Exactly--an unlimited user using 10 GB isn't using any more or less bandwidth than a tiered user who manages to consume the same amount of data in the same period of time (regardless of whether or not said tiered user pays for the overage); I'd love to hear how the pro-tiered plan folks who feel that only unlimited folks should be throttled for using too much data would spin that argument.  How is it that--theoretically speaking--a unlimited user who uses 4 GB may possibly be considered a bandwidth hog (if the 4 GB puts him in the top 5%), to the point that he could very well be throttled...yet a tiered user who uses the same amount of data isn't considered a bandwidth hog?


purplecow827 wrote:
So yes, all unlimited customers are being discriminated. Since I'm posint on the iPhone forum and since I'm an iPhone user, I have explicitly mentioned iPhone unlimited customers. I'm paying for my unlimited data usuage. I signed up early enough so I can avoid the overages.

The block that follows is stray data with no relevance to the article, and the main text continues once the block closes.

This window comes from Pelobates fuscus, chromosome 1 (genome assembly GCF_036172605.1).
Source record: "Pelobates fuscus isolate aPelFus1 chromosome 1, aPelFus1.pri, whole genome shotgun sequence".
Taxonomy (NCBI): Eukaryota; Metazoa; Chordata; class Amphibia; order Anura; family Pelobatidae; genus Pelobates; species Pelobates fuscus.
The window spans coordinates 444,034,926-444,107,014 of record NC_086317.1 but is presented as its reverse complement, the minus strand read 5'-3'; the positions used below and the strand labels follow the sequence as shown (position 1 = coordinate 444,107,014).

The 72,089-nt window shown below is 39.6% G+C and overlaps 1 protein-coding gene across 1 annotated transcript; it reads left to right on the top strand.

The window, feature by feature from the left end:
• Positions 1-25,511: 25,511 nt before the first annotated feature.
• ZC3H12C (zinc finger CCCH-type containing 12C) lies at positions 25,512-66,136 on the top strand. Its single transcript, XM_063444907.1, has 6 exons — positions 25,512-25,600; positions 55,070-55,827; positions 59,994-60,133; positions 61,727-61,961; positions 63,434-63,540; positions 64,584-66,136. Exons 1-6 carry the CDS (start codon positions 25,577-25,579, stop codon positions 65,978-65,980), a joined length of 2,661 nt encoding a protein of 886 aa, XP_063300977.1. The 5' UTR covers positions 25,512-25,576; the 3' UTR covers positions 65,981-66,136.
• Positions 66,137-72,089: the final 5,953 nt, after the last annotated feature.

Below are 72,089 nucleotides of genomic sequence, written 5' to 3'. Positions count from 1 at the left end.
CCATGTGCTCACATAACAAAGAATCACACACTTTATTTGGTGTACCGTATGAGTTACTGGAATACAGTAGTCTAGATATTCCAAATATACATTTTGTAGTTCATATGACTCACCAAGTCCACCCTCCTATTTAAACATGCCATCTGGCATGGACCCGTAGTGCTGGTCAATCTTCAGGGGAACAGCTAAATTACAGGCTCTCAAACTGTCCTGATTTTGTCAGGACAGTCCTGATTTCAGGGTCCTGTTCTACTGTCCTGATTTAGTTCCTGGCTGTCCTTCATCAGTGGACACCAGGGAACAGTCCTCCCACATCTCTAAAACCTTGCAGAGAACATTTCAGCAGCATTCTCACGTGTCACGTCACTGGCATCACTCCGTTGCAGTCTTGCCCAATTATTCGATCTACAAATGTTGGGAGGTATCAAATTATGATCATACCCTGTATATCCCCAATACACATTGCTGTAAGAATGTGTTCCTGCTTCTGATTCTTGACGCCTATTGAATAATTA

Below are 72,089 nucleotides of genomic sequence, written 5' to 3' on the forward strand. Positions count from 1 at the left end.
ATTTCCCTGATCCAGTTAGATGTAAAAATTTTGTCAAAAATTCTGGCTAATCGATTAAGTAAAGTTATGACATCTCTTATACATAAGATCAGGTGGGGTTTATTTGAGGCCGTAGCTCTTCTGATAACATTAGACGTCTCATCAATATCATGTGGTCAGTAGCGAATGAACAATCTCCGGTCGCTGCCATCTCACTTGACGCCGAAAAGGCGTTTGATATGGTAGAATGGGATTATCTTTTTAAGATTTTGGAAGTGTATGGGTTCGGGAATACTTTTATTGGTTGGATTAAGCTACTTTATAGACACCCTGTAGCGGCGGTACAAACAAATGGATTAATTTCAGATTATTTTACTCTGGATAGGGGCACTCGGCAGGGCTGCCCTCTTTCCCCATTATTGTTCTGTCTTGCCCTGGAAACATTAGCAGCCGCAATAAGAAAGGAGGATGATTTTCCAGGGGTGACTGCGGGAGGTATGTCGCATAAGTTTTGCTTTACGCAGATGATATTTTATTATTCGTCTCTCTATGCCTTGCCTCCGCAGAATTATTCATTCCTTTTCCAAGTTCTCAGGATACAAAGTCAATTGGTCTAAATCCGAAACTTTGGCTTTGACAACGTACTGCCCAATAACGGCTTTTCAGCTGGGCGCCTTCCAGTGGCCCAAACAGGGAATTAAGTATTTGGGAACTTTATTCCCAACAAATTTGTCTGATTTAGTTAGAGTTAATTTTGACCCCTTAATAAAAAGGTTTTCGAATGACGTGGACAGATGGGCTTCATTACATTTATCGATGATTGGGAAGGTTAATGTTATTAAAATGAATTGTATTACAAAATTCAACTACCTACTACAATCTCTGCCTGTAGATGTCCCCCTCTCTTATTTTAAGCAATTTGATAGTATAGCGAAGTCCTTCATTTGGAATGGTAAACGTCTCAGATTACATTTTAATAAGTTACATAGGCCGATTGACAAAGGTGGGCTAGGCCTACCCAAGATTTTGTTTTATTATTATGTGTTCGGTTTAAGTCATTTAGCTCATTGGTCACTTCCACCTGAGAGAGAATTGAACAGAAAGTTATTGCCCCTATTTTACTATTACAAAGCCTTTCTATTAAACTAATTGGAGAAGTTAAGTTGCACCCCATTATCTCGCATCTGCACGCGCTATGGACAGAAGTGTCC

The message that at&t is saying is that they need to throttle their heavy users to keep the network free. Then they should throttle their tiered customers who are heavy users to keep the network free as well.

Exactly--an unlimited user using 10 GB isn't using any more or less bandwidth than a tiered user who manages to consume the same amount of data in the same period of time (regardless of whether or not said tiered user pays for the overage); I'd love to hear how the pro-tiered plan folks who feel that only unlimited folks should be throttled for using too much data would spin that argument.  How is it that--theoretically speaking--a unlimited user who uses 4 GB may possibly be considered a bandwidth hog (if the 4 GB puts him in the top 5%), to the point that he could very well be throttled...yet a tiered user who uses the same amount of data isn't considered a bandwidth hog?